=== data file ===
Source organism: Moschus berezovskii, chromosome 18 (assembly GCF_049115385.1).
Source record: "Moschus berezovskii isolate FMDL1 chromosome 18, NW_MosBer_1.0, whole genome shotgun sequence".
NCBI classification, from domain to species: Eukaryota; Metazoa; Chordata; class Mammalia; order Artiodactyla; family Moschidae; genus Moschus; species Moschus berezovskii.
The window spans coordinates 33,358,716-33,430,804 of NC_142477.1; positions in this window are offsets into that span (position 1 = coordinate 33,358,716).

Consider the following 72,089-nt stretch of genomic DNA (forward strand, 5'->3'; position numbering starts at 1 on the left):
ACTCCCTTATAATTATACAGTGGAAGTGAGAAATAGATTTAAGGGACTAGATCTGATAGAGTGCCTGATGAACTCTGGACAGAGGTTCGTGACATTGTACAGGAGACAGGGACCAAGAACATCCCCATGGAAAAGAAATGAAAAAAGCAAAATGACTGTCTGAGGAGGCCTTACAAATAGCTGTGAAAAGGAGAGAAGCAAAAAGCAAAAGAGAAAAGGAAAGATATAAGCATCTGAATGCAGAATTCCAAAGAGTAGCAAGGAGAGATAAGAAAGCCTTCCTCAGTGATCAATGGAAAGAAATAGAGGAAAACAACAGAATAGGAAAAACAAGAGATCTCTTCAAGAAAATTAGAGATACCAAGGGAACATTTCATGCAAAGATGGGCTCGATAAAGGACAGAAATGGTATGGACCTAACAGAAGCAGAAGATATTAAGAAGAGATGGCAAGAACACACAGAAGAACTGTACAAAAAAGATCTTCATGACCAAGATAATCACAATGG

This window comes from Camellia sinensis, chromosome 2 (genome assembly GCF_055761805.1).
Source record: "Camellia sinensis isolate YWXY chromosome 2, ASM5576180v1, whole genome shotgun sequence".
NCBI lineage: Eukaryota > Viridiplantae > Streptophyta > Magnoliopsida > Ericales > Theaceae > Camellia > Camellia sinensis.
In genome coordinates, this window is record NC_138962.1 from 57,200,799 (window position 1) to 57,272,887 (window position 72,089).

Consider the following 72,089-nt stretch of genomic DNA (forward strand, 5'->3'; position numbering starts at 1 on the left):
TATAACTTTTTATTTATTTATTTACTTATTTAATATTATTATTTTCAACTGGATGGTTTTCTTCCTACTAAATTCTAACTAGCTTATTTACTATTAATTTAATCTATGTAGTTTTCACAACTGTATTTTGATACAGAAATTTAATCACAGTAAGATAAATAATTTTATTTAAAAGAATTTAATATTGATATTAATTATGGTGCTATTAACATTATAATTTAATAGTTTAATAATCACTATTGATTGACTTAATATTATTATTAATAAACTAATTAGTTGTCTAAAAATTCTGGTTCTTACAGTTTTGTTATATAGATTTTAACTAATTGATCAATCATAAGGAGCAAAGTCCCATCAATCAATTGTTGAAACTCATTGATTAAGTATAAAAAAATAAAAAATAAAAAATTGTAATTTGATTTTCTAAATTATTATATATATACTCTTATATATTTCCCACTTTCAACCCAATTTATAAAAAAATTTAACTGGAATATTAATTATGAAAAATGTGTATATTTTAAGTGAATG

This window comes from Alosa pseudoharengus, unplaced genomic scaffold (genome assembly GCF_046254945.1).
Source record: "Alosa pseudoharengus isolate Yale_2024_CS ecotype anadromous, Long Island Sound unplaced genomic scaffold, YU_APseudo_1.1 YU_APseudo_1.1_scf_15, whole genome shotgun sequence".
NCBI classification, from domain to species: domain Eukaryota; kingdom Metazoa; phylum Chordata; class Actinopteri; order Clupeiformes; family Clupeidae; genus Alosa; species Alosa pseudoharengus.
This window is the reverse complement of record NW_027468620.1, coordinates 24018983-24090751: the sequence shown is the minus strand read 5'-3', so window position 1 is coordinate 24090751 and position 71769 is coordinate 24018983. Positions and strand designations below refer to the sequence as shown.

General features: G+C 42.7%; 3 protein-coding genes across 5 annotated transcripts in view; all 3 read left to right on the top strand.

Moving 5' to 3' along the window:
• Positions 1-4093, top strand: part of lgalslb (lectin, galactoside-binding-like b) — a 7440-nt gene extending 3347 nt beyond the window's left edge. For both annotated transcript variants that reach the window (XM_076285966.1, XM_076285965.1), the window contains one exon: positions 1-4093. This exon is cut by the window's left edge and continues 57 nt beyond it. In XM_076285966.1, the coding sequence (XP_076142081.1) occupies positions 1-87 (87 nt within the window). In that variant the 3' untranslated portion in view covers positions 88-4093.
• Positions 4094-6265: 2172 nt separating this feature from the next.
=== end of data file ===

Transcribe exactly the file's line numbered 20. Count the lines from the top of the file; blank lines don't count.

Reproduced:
• Positions 4094-6265: 2172 nt separating this feature from the next.